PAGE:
But DeZabala cautioned about reading too much significance into the raw statistics.

"My sense is that there is an upward trend of attacks globally. Those companies represented in the survey are global firms, so some of their reported attacks could have occurred in the U.S.," he said. "Their ability to manage threats has to be compared to the rate of increase in threats."

Additional Key Findings

The 2004 Global Security Survey revealed several trends that bear watching, analysts said. Among the findings were the following:

  • More than half of the respondents said security is a key part of their strategy. But 10 percent reported that their general management perceives security as a business enabler.
  • The majority of respondents said they have a comprehensive IT disaster recovery plan in place, but only half include personnel in their business continuity plans.
  • One-third of respondents said they believe security technologies acquired by their organizations are not being utilized effectively.
  • Only one-fourth of respondents said they think their strategic and security technology initiatives are well aligned.
  • Identity management and vulnerability management were the two most common technologies that financial services said they are piloting or intend to deploy in the coming 18 months.

Survey Spotlights IT Concerns

The survey results show a significant shift in attitudes by high-level executives toward IT security issues in recent years, DeZabala told TechNewsWorld. Regulatory issues and user identity management concerns are taking on new importance. Both the user experience and the IT environment are becoming more efficient.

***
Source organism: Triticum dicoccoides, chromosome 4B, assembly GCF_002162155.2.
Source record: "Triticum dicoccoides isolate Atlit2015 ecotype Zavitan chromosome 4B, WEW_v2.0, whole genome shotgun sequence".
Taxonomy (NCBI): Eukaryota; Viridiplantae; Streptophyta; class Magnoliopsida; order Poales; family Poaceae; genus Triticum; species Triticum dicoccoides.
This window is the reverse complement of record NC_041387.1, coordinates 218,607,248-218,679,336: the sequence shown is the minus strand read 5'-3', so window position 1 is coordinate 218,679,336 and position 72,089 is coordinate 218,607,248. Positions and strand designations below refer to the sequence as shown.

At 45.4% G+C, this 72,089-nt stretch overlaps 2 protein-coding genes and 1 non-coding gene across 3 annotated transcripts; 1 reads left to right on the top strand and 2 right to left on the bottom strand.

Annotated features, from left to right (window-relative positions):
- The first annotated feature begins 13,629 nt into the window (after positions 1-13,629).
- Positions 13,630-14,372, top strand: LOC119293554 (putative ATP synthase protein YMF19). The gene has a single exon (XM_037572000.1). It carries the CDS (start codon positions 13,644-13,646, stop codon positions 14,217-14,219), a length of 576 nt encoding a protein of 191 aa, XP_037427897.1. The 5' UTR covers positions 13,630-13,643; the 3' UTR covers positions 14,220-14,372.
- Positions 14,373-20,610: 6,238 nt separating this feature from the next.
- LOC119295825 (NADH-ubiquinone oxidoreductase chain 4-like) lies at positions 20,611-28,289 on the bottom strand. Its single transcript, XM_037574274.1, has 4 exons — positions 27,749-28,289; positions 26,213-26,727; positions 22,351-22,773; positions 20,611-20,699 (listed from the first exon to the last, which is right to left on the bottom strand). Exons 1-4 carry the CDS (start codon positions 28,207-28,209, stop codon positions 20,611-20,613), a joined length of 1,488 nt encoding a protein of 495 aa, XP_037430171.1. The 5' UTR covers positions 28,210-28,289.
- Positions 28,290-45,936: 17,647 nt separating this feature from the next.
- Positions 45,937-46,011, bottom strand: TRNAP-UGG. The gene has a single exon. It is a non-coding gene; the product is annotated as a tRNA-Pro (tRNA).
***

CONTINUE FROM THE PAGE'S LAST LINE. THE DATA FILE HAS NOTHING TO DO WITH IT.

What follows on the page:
Despite those gains in the corporate setting, third-party access to corporate networks is becoming a huge administrative management problem.

"A lot of attention is being paid to this area now," said DeZabala.

Lastly, security budgeting in general is a soft thing. "It requires a huge undertaking," he said.

Finacnial Disparity

Despite the reported doubling of security attacks, more than one-fourth of financial institutions surveyed said their security budgets remained flat. Some 10 percent of the respondents said their companies slashed their online security budgets from the previous year.

The respondents also reported that they perceive their spending on security to be in line with other comparable organizations and in line with their own security plans.